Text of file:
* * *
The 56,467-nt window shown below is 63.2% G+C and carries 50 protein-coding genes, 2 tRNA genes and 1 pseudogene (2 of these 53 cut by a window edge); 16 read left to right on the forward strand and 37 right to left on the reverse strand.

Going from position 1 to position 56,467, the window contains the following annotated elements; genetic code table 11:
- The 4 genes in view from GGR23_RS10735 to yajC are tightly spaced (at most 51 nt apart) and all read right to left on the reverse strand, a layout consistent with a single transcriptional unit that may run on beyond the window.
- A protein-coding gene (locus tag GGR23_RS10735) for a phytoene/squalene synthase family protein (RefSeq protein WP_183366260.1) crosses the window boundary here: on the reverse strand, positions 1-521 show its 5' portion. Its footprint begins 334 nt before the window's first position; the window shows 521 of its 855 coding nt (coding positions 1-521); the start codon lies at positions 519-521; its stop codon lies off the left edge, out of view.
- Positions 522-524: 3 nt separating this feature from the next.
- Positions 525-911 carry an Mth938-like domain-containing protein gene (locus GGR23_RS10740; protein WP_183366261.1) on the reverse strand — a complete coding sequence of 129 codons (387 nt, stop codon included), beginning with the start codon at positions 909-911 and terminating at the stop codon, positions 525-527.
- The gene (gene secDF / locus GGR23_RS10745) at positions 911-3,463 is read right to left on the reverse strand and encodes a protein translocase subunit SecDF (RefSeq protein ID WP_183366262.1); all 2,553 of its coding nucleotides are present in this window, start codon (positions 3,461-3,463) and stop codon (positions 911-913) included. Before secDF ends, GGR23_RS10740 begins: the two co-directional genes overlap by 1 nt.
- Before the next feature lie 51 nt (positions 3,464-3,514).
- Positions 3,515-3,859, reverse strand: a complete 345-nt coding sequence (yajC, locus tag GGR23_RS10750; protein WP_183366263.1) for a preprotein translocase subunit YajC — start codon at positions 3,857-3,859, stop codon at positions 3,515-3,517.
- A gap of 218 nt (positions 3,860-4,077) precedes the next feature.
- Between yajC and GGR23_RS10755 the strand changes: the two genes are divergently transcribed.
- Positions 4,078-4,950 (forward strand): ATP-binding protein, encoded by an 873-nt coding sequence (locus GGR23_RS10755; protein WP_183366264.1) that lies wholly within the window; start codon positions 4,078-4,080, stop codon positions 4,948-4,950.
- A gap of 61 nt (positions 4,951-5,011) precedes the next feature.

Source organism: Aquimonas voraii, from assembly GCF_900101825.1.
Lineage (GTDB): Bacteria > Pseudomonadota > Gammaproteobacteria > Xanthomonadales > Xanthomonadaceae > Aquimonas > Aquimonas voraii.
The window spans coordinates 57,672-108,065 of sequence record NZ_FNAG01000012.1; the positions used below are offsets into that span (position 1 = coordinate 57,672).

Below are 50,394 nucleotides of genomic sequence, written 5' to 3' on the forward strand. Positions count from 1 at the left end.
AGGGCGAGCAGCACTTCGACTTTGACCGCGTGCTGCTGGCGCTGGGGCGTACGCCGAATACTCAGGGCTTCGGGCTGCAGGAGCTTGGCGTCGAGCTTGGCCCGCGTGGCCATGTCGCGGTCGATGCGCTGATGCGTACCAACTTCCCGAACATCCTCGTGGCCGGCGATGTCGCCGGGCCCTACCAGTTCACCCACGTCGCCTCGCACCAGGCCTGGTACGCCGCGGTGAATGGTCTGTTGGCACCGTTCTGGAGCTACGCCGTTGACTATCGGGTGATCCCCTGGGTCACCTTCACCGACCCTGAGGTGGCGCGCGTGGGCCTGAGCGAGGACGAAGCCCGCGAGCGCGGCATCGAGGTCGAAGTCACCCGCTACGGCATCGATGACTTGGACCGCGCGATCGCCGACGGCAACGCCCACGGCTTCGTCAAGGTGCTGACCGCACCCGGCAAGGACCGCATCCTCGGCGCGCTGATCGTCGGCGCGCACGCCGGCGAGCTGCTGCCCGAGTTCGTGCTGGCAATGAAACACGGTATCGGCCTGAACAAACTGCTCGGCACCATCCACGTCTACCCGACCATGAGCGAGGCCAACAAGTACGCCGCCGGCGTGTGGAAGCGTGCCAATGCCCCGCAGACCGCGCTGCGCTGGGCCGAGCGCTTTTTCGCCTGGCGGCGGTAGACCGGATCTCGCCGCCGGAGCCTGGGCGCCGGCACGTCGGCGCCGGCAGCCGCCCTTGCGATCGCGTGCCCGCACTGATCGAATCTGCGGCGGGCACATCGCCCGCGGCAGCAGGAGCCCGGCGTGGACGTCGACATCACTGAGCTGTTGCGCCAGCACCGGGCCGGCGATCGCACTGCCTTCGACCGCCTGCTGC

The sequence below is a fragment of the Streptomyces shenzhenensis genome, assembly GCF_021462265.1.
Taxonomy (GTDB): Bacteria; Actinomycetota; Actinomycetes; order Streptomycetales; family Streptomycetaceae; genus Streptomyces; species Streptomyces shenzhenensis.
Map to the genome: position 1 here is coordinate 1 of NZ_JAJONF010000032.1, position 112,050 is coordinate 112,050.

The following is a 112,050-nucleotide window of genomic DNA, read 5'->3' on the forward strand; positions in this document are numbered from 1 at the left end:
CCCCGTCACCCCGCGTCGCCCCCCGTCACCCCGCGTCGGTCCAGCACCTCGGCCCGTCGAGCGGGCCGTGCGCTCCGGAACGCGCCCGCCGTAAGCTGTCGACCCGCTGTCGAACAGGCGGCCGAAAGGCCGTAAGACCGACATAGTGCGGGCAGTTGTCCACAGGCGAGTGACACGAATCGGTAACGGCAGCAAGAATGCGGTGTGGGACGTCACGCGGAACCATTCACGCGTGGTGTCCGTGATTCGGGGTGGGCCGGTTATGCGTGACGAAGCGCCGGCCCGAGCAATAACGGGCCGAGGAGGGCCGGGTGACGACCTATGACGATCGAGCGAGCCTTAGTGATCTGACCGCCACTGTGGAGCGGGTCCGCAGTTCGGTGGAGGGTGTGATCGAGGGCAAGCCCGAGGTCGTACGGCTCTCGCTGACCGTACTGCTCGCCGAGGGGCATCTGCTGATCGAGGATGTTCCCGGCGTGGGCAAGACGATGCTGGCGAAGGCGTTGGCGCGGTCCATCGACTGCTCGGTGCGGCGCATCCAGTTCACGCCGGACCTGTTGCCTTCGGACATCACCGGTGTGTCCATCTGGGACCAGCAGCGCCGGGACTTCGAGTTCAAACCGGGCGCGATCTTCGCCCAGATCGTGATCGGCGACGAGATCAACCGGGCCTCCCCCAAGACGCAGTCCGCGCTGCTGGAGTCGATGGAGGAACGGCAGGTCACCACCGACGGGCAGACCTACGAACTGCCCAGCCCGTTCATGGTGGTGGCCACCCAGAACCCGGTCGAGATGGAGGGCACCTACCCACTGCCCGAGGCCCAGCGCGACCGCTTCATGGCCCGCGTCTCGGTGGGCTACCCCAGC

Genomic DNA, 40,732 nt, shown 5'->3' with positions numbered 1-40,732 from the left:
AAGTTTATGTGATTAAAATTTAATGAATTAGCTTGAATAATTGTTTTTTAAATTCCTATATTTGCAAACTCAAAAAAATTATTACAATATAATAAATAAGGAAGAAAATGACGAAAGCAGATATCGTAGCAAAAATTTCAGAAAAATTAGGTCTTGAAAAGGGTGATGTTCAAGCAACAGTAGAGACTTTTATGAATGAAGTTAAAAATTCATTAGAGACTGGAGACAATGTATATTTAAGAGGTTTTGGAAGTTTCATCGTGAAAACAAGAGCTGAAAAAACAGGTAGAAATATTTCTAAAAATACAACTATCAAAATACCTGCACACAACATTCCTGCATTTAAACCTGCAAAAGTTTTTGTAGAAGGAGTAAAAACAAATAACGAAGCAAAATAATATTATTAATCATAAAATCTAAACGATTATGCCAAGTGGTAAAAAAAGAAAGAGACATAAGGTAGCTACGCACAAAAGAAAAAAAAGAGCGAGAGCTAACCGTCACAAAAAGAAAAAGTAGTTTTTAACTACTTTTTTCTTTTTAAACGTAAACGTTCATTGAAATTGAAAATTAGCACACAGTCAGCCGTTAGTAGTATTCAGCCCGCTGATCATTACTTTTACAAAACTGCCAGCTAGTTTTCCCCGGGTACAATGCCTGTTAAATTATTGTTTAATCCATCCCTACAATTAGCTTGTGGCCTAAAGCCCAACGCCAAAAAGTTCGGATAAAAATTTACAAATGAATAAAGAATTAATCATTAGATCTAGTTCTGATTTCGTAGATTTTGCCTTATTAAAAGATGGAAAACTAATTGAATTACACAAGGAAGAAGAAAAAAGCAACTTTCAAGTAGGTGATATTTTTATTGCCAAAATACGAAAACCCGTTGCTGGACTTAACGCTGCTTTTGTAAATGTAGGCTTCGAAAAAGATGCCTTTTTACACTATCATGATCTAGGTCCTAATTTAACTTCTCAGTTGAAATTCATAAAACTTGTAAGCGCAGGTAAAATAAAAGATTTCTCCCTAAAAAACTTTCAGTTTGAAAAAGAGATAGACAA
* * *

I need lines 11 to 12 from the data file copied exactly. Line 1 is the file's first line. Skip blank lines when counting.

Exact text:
- Between yajC and GGR23_RS10755 the strand changes: the two genes are divergently transcribed.
- Positions 4,078-4,950 (forward strand): ATP-binding protein, encoded by an 873-nt coding sequence (locus GGR23_RS10755; protein WP_183366264.1) that lies wholly within the window; start codon positions 4,078-4,080, stop codon positions 4,948-4,950.